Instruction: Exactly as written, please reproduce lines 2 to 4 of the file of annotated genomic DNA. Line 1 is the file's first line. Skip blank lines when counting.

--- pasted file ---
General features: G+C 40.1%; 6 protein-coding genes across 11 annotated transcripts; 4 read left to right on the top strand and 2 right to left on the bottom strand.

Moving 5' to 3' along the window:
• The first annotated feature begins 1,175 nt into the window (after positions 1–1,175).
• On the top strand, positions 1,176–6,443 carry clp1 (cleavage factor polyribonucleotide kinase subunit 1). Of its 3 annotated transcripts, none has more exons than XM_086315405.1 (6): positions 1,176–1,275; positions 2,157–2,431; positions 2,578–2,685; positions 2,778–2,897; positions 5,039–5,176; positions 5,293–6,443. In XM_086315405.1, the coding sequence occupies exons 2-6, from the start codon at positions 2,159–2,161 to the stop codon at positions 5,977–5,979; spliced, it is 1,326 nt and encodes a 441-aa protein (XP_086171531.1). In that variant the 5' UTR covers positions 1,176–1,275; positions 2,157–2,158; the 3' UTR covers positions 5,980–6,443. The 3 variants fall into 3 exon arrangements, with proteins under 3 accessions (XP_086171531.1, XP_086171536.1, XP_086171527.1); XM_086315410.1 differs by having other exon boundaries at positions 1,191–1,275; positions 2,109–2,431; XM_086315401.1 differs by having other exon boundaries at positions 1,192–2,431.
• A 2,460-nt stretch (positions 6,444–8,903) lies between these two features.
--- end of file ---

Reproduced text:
Moving 5' to 3' along the window:
• The first annotated feature begins 1,175 nt into the window (after positions 1–1,175).
• On the top strand, positions 1,176–6,443 carry clp1 (cleavage factor polyribonucleotide kinase subunit 1). Of its 3 annotated transcripts, none has more exons than XM_086315405.1 (6): positions 1,176–1,275; positions 2,157–2,431; positions 2,578–2,685; positions 2,778–2,897; positions 5,039–5,176; positions 5,293–6,443. In XM_086315405.1, the coding sequence occupies exons 2-6, from the start codon at positions 2,159–2,161 to the stop codon at positions 5,977–5,979; spliced, it is 1,326 nt and encodes a 441-aa protein (XP_086171531.1). In that variant the 5' UTR covers positions 1,176–1,275; positions 2,157–2,158; the 3' UTR covers positions 5,980–6,443. The 3 variants fall into 3 exon arrangements, with proteins under 3 accessions (XP_086171531.1, XP_086171536.1, XP_086171527.1); XM_086315410.1 differs by having other exon boundaries at positions 1,191–1,275; positions 2,109–2,431; XM_086315401.1 differs by having other exon boundaries at positions 1,192–2,431.